Many of you might not have noticed that story about Dawkins because frankly, he’s done something even more embarrassing than that. In fact, this is something I would even say is downright wicked. What Dawkins has done is sparked a controversy based on what he said in his twitter feed. You see, Dawkins heard from someone that they don’t know what they would do if they were pregnant with a child with Down’s Syndrome. It was described as an ethical dilemma.
Before we focus on what Dawkins had to say in response, isn’t it a shame we live in a world where even knowing your baby will have Down’s Syndrome leaves you with a dilemma of if you should kill it or not? You see, the reality is that as soon as that child is conceived and they have Down’s Syndrome, you are already the parent of a child with Down’s. The question you have to ask is if you’re going to be the parent of a dead one or a living one. Not only that, are you going to be the parent of a living child that you and your spouse brought into the world together, or are you going to be the parent of a dead child that died at your own hands.
In fact, I know and have known a number of people with Down’s Syndrome children. Are the children hard to care for? Yes. Can it be frustrating? Yes. Does it cost a lot of money? Yes.
You know, like all children do.
Of course, Down’s children come with extra hurdles, but you know what? They also come with extra joys. They tend to be far more honest and genuine in their love and the parents who take the time to love them see them as the gift that they are and how much they should be appreciated. One friend of ours in fact when she found out the child she was carrying had Down’s was told “There are other options” to which she immediately responded that there were not. That was her baby and she was going to love her baby and Down’s was not going to be an obstacle.
So right at the start, we have a problem. We are being told that we really need to consider if people with Down’s Syndrome have lives that are really worth living. Exactly how far will this go? Are we not participating in a eugenics program at this point where we decide only those with desirable traits will live?
Well hopefully Pope Richard was able to give some advice to point out to this person that lives are valuable by the nature of what they are and that yes, things could be difficult, but you know, with the wonders of science we can do so much to ease the burdens that really are there and maybe even find a cure for Down’s someday! Surely this was said!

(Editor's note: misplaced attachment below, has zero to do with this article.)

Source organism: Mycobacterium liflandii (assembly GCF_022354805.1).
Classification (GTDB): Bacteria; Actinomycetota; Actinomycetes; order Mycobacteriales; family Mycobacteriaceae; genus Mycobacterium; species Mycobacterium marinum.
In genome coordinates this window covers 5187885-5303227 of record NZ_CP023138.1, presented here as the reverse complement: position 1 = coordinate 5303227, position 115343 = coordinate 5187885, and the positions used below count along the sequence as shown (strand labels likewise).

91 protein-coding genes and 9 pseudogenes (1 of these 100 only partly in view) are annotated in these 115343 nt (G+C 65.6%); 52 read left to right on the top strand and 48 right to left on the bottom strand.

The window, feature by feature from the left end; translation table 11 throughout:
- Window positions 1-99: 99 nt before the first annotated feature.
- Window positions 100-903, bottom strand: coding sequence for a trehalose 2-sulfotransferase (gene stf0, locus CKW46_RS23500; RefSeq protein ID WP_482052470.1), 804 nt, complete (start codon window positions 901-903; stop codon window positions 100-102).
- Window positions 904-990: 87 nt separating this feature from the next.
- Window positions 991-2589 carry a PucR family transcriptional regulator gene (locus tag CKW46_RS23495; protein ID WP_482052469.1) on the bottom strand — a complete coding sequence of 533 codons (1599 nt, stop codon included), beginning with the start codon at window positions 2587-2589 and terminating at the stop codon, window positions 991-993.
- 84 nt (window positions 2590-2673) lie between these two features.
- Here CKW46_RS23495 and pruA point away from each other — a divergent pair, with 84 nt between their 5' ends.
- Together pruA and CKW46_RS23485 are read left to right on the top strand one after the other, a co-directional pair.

Or maybe not.
What was said?
“Abort it and try again. It would be immoral to bring it into the world if you have the choice.”
Dawkins is in an even worse position than the questioner. He sees no ethical dilemma. It is said so easily. Abort it and try again. In fact, it would be immoral. Why? Well Dawkins later said in his response to the outrage that:
“If your morality is based, as mine is, on a desire to increase the sum of happiness and reduce suffering, the decision to deliberately give birth to a Down’s baby, when you have the choice to abort it early in the pregnancy, might actually be immoral from the point of view of the child’s own welfare.”
Now none of us would object to increasing happiness and reducing suffering, but what we ask is if the ends justify the means. Is it ever justifiable to do an evil act because you think there is a good result? That is in fact something that I wish to keep pressing when it comes to the abortion debate. The question we need to ask is “Is the act of willfully terminating your own pregnancy wrong?”
You see, in reality, we can agree with many of the reasons that someone would want an abortion. We can agree they should be financially stable. We can agree many are not ready to raise a child yet. We can agree that many need emotional security. We can agree that it is fine for a woman to have a career. No one is saying any of these things are evil in and of themselves.
What we are saying is that none of those justifies the murder of an innocent child.
Dawkins has decided in advance that these children cannot be happy and that they can only be suffering and they cannot bring happiness to their parents but only bring suffering.
Interestingly, this same person who wondered about a child with Down’s also admitted to being on the autism spectrum (like my wife and I) and asked about that. Dawkins’s response?
People on that spectrum have a great deal to contribute, Maybe even an enhanced ability in some respects. DS not enhanced.